Use and misuse of animals.

Essay by hot_dranUniversity, Bachelor'sA-, September 2003

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Before we as a society can decide whether animals have rights or not, we need to keep an open mind. Evolution of life is at least 25 million years old, and from the beginning right to the present day humans have fought for the survival against other species and have evolved to such an extent that they have been taken as the most superior of all living beings. Both Cohen and Williams value human life. They feel if the betterment of humanity is wanted then use of animals has to be accepted. Animals like human beings do suffer but being a lower species they have a tendency to be used by humans. As superiority does not signify cruelty, therfore both the authors value animal life too and are against the misuse of animals. The critics against the use of animals argue about the "rights" of animals. To analyze this, one has to first correctly understand the use of the term "rights" and see how absurd they are on this issue.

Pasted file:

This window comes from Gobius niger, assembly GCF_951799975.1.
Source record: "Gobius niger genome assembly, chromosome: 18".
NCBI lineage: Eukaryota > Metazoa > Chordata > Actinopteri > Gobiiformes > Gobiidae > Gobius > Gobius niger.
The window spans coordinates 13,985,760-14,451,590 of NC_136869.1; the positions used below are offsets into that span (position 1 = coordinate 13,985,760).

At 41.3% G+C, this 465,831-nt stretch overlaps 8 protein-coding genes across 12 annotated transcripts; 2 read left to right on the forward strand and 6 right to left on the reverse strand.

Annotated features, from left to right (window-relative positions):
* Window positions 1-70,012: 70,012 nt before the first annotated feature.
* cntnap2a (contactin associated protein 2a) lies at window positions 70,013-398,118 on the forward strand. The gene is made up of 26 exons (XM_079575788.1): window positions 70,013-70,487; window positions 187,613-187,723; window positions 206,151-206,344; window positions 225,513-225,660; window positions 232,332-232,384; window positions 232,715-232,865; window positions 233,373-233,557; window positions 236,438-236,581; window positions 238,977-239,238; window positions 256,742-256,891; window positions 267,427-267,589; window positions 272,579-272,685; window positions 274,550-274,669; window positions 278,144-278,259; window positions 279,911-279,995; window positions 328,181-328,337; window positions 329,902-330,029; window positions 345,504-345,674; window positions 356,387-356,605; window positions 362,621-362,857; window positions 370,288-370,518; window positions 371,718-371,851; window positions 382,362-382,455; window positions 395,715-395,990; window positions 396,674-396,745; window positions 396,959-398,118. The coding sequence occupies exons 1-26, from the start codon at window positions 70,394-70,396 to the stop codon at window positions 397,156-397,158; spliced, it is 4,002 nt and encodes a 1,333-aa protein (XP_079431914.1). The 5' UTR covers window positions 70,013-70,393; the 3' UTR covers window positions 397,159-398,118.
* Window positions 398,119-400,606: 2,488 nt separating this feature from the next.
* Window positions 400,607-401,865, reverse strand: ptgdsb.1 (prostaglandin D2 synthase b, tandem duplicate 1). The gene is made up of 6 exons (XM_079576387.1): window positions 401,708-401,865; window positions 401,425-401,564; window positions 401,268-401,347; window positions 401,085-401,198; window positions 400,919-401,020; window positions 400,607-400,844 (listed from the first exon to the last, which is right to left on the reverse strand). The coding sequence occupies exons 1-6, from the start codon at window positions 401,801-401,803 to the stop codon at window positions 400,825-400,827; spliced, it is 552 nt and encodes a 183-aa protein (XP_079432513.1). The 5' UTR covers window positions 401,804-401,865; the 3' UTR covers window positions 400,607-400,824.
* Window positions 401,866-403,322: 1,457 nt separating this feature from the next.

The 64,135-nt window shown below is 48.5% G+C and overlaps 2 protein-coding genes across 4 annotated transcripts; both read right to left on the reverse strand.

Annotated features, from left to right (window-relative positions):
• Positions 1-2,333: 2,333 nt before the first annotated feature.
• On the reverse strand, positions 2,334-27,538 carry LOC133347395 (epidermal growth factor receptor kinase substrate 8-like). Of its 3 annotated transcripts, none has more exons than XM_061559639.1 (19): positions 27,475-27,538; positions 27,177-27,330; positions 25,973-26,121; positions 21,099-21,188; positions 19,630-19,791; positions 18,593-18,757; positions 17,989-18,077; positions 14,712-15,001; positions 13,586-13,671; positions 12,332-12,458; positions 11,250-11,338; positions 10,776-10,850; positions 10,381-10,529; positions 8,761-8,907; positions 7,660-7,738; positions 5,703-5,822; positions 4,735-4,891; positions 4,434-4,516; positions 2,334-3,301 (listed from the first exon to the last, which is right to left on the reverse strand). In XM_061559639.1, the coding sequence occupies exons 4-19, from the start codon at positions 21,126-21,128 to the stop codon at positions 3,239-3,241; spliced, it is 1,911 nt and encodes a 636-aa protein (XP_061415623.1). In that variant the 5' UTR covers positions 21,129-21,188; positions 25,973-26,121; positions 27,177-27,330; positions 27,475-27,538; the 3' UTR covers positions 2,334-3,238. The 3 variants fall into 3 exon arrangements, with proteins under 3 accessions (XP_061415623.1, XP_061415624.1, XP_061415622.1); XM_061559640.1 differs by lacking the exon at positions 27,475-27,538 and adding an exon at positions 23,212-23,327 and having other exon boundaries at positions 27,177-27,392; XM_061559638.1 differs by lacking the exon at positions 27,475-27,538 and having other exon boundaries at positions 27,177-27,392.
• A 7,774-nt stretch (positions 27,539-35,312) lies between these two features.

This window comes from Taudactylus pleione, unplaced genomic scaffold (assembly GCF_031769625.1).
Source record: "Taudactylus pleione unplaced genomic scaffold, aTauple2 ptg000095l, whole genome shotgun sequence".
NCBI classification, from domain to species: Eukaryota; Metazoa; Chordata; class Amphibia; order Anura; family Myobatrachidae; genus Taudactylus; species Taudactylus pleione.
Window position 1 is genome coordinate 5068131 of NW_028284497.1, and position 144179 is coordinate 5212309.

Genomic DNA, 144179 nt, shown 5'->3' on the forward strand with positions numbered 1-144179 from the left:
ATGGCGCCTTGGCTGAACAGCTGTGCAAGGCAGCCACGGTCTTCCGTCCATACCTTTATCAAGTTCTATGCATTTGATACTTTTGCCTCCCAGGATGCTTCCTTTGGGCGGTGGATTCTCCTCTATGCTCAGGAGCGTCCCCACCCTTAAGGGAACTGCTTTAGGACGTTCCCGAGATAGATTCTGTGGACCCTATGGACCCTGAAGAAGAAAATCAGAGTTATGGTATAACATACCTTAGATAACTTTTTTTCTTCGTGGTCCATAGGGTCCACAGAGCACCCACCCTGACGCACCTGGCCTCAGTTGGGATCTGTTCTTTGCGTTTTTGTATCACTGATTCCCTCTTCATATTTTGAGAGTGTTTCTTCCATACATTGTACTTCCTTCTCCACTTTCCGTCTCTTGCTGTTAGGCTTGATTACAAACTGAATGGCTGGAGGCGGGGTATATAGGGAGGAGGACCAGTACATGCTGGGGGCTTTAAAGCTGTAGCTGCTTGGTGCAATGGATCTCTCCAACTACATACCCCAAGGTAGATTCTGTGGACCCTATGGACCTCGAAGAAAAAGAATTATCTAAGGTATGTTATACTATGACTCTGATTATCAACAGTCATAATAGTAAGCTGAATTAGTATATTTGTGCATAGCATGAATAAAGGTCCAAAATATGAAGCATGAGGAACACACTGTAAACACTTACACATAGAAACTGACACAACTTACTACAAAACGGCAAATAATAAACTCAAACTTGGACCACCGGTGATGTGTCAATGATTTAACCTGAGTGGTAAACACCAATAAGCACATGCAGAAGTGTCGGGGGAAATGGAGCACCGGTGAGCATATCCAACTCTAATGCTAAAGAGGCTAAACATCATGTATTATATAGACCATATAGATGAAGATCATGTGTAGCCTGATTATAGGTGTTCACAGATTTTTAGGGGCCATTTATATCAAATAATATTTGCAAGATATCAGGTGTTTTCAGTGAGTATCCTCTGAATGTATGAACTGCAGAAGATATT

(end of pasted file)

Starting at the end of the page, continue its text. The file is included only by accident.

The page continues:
What does the term "rights" mean? According to Cohen, "a right is a claim, or potential claim, that one party may exercise against another... To comprehend any genuine right fully, one must know who holds the right, against whom it is held, and to what it is a right" (865). Only those who have the capacity to make moral claims against one another can talk about defending rights. Human beings have rights because each one of them has consciously accepted the other's rights and thus will always be self-legislative and morally autonomous. Applying this definition of rights to animals, one can understand why they have been denied rights. As Cohen believes, "animals lack the capacity for free moral judgment" (866). They are incapable of exercising and responding to moral claims...